Coming Home

Written on November 28, 2015. 

Every stone, every tree, every river, and every person has a story. My own story is always changing, flowing like the water between smooth rocks, sometimes rushing hard with fresh rain, other times trickling along, lightly lapping on the shoreline, slowly eroding the bank that becomes one with the water. I want to share a bit of my story with you, a perspective that I have in this moment as a write, but remember that my story is always changing, flowing like the river...


 “Life is a choice between heaven or hell. You can choose to be free or trapped in your cell.”

I wrote those lyrics a couple of years ago pretty soon after my twin sister and I moved to Austin, Texas. I had just graduated from college and was more than ready to move out of Mississippi, where I had lived for the past 22 years. My home town was beautiful in its own way, rolling green hills and vast empty fields, lined with blackberry thickets and dotted with muddy water ponds, perfect for achieving that lovely squishing in between your toes. I grew up in the most poverty stricken state, with the highest rate of teen pregnancies, and other bleak statistics I’m sure. The good memories from my childhood look like deep forest exploring with my sweet sister, arrowhead hunting in empty fields, spotlight with neighbors on muggy summer nights; the memories sound like hill country blues leaking from the juke joints along highway 4, my dad and his Lebanese brothers shouting foreign obscenities during dove hunting season, the constant chirping of cicadas or locusts, since we called them both. They taste like mud pies and grass salads, deer meat and brown gravy, smoke from a barrel burning piles of fall leaves.

 (My twin sister, Lydia, and I on a fun, rainy day spent jumping in puddles in an empty parking lot.)

(My twin sister, Lydia, and I on a fun, rainy day spent jumping in puddles in an empty parking lot.)

As I got older, I remember some sort of passion rising within myself, some fire being stoked at the bottom of my stomach, snaking its way into my throat, releasing itself first as experimentation in saying cuss words and then at the authority figures at my school, those people in power who clearly did not know what justice looked like. I became an advocate of some sort, speaking out for those who felt silenced, standing tall to face those that bullied my peers and myself. I was an odd combination of scrawny and strong, short and wiley, innocent to many things but not naive to all of the craziness that I observed around me. I felt extremely out of place in that small town, a willow tree amongst the oaks, a butterfly released, knocking desperately on the cocoons of those around me, hearing nothing but silent screams. I wanted out of that cocoon covered environment. Out of that small town where people got stuck, feet in the quicksand of Mississippi ground. I wanted to experience more than I ever had. I wanted to catch a ride on the wings of a hawk and soar over vast oceans, deep valleys, snow covered mountains, the exhilaration of the flight squelching any fear of the height at which I flew.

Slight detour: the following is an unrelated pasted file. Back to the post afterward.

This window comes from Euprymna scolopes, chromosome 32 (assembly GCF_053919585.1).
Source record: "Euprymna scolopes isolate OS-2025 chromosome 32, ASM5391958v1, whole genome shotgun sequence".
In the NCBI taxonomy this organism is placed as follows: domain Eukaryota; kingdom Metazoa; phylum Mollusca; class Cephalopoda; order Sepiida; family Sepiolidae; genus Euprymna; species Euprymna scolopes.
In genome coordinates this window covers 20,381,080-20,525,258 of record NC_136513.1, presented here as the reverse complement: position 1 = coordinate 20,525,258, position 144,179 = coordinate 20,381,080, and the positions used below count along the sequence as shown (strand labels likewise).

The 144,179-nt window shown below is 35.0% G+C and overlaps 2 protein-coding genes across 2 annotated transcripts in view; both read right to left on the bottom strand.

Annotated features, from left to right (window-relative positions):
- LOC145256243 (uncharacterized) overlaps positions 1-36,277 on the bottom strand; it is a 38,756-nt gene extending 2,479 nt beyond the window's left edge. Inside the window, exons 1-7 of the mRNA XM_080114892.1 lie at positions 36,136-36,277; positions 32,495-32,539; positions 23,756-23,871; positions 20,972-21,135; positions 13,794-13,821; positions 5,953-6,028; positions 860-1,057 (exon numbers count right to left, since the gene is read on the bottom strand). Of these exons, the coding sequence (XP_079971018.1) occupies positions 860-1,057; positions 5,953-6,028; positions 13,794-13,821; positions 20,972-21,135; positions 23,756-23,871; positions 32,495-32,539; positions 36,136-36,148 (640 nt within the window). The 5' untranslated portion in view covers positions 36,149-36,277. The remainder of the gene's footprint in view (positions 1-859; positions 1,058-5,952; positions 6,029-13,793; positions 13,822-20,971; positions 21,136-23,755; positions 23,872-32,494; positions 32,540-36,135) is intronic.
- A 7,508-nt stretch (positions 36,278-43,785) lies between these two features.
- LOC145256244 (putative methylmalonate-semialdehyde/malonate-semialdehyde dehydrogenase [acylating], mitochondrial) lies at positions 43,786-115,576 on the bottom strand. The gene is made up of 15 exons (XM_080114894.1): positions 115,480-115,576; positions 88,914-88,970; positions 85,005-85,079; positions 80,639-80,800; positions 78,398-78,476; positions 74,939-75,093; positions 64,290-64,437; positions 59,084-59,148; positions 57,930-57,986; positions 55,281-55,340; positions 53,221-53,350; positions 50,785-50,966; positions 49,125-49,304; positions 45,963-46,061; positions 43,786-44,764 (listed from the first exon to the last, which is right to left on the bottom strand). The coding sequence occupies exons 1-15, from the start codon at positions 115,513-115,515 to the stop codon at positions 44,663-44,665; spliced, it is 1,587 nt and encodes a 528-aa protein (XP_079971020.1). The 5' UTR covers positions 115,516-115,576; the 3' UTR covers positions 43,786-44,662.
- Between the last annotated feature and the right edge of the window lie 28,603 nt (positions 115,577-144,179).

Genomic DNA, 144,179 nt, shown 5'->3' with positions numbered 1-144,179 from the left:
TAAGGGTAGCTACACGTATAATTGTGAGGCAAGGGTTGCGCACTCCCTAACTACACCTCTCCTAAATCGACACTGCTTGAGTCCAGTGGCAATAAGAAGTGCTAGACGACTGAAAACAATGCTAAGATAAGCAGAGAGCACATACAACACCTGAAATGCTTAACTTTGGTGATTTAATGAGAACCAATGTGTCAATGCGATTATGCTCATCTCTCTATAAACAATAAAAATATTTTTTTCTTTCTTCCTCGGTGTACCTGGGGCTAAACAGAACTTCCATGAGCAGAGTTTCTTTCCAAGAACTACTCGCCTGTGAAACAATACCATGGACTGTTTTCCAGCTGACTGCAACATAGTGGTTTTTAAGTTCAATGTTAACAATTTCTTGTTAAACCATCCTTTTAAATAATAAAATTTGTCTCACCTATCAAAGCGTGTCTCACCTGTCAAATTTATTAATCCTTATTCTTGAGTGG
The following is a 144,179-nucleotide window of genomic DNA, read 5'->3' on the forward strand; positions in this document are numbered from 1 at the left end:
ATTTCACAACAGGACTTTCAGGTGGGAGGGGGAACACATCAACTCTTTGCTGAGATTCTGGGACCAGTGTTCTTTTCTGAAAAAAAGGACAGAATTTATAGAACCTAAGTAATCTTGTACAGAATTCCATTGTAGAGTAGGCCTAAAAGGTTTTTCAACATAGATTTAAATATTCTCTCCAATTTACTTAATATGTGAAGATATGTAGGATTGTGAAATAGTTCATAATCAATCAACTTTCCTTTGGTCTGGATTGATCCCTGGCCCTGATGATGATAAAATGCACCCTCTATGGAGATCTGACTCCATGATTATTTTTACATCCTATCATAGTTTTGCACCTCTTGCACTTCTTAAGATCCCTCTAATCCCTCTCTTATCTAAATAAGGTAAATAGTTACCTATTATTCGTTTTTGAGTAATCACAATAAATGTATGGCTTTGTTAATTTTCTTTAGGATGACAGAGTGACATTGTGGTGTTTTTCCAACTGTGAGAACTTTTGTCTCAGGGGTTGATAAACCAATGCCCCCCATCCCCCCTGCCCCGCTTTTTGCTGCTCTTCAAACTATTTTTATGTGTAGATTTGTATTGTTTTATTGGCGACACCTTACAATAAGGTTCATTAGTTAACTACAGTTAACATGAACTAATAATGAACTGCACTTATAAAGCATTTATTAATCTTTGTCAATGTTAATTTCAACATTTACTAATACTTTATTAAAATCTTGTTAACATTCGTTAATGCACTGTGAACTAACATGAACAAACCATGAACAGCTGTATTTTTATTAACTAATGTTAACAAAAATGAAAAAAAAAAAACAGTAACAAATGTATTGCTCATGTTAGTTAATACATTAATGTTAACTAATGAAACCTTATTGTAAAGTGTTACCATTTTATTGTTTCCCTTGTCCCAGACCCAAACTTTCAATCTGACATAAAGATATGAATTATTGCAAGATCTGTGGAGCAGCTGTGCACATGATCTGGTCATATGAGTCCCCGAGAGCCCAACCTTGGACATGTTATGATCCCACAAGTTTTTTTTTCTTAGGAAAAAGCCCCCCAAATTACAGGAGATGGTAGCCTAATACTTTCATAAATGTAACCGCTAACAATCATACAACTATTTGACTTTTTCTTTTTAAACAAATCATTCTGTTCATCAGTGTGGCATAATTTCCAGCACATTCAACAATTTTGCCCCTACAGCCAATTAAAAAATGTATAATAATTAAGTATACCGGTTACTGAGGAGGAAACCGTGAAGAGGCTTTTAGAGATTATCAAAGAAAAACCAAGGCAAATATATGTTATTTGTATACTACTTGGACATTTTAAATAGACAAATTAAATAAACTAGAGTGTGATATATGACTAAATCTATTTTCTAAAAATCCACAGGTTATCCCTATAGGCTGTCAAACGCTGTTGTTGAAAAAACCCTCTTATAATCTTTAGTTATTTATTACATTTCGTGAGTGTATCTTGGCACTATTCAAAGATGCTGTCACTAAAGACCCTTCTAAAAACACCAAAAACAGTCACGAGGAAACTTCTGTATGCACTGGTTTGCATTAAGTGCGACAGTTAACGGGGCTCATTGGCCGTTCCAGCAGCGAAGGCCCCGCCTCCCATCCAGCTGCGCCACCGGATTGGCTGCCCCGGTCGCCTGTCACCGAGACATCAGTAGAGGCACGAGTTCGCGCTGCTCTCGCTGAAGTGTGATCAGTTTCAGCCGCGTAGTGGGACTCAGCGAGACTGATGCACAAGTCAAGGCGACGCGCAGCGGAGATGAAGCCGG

(A recent drawing I did of a hawk)

(A recent drawing I did of a hawk)

I finally caught my ride out via my 99’ Camry, cruise control set, Austin Texas on my mind. I get asked all the time, “Why did you move to Austin, specifically?” From the first day I arrived, my answer was and still is, Austin is a vortex. It sucked me in. That’s not to say that I’ll never leave, but the energy of this place is amazing and has accelerated my personal growth ten-fold. Once I moved to Austin, I felt like I came home. I felt completely accepted by this place, welcome to be as quirky and free as I felt on the inside. 
    
Feeling accepted and welcomed by those that surround me offered a sense of freedom and security that was integral in a deep discovering of my true self and purpose. I moved here fresh out of college, fearful but excited to start a career as a teacher, independent from my parents for the first time and completely naive to what life was like outside of going to school. Unfortunately having a full time teaching job didn’t shine any light on that existence that I thought I’d taste after college. I was still stuck in a school Monday through Friday, all day long, staring out of the window, wanting nothing more than to play outside, surrounded by the beautiful nature that was quietly but strongly calling my name. After 2 years of teaching, I made one of the hardest decisions of my life and quit my job, not knowing what I would do or how I would make a living. I felt as if I was on the edge of a cliff, a pack of hungry wolves charging at my back, an unknown abyss in front of me. I knew I had no choice but to jump and when I did, the most magical thing happened. My wings opened and I realized that I could fly! I had found my ride and it was within myself the whole time. 
    
Now I’m still flying, although more silently, like the wise Owl, gently landing on opportunities, sometimes sight-unseen, but feelings strongly felt. I am learning to trust my Self more than ever, realizing that it is this self that has guided me along my journey. My life is nothing more than my experience; rich, real, messy, and joyful. It’s not what I read in books, or see on the internet, or hear from my friends. It is not what is I grew up thinking was right or what I think needs to happen as I grow up. It is exactly what is happening right now, and only until I took the leap and jumped off of that cliff was I able to have the perspective to see beyond the trees, out to the edges of the very Universe.
 

“We gotta take a step back, become the witness to it all. We gotta spread our wings if we feel we’re gonna fall.”